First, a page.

Every year I tell myself that heart-shaped food around Valentine’s Day is the most ridiculous invention in the world. And every year I get out my heart-shaped cookie cutter anyway. For once though, I did this without meaning to. In the quest to make a smaller cake that two humans could consume without having to jog around the Equator for the rest of their lives, I decided to make mini cakes. From mini cakes, I went to….heart-shaped.
And then I checked the calender. And then I decided I have no regrets. Because when dark, rich homemade chocolate cookies are sandwiched with the most perfect peanut butter whipped cream, does the shape really matter? I think not.
The recipe is from the book, Smitten Kitchen Everyday. It looked amazing, sounded super easy and I had to make it. The thing is though, icebox cakes are basically left overnight to soften in the fridge (or ‘icebox’) and mine rarely has the space for a cake stand topped with a fragile cake. That and the fear of having an entire 8 inch cake staring at me, led me to halve the recipe and make three of these smaller heart-shaped ones.
Why three? One for you, one for your Valentine and one more for you, because you’re awesome.
The cookies themselves are so delicious, I’m going to make a batch of them and eat them just as is. They’re perfectly dark and chocolatey and exactly the kind of thing that satisfies a craving. The original recipe has you roll out the cookies, chill them, then trim them and bake. But because I was working with a smaller amount of dough and it’s warming up in Mumbai now, I first chilled, then rolled, then cut it into shapes. Nothing too difficult and a light sprinkling of flour solves any sticky situations.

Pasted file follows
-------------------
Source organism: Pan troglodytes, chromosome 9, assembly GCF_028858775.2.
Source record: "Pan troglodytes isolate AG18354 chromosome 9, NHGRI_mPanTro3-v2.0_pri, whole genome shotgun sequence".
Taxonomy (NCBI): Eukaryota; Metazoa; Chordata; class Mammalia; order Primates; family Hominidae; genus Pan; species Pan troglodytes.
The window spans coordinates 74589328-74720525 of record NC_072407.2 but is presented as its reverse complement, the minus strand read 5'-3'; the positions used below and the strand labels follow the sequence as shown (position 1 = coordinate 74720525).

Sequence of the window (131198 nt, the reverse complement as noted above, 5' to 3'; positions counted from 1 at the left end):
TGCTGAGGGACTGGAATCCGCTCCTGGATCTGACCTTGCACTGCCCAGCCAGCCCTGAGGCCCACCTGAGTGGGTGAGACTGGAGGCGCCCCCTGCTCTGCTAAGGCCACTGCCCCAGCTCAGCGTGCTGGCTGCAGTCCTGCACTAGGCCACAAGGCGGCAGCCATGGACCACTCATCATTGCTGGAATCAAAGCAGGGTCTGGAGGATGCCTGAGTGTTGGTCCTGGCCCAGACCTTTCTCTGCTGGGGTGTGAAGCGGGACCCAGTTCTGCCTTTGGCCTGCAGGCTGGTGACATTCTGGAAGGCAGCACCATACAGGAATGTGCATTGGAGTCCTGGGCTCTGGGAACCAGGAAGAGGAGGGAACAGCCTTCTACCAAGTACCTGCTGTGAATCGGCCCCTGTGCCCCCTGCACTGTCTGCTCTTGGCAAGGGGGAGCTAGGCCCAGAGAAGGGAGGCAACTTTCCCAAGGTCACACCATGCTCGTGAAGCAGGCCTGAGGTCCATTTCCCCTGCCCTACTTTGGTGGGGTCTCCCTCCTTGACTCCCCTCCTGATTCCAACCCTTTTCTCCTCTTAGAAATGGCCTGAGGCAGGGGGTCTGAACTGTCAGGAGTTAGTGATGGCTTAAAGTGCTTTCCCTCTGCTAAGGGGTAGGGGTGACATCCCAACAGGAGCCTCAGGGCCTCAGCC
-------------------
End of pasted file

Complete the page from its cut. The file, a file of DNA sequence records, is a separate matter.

The cookies soften as they soak up the moisture from the cream and so by the next morning, you have nice neat little pieces of ‘cake’. I decided to also spread the cream on the sides of the cake and I think this helped define their shape and keep the edges from going dry.
That cream, by the way? Magical! Whipped till light and fluffy with a little bit of peanut butter, enough to elevate it to heavenly status. Because we all know chocolate and peanut butter is the love that never dies.
It’s a straightforward recipe, fun to make and if you decided to make it as a single round cake, that’s just fine too. Gathering up any leftover dough scraps, rolling them out thinly, baking them, then grinding them up into cookie dust is a TERRIFIC afterthought. You should absolutely do it.
- For the cookies
- ¾ cup all-purpose flour
- ¼ cup cocoa powder (a dark variety if possible)
- ¼ tsp baking powder
- ¼ tsp salt
- ¼ cup butter, at room temperature (55 gms)
- ½ cup caster sugar
- 1 egg*
- ½ tsp vanilla extract
- For the filling
- 2 tbsps peanut butter
- 1 tbsp caster sugar
- ¼ tsp vanilla extract
- Pinch of salt if using unsalted peanut butter
- ½ cup chilled whipping cream*
- Sift the flour, cocoa, baking powder and salt in a large bowl.
- In a mixing bowl, beat the butter and sugar until light and fluffy, then add the egg and vanilla. Beat till combined.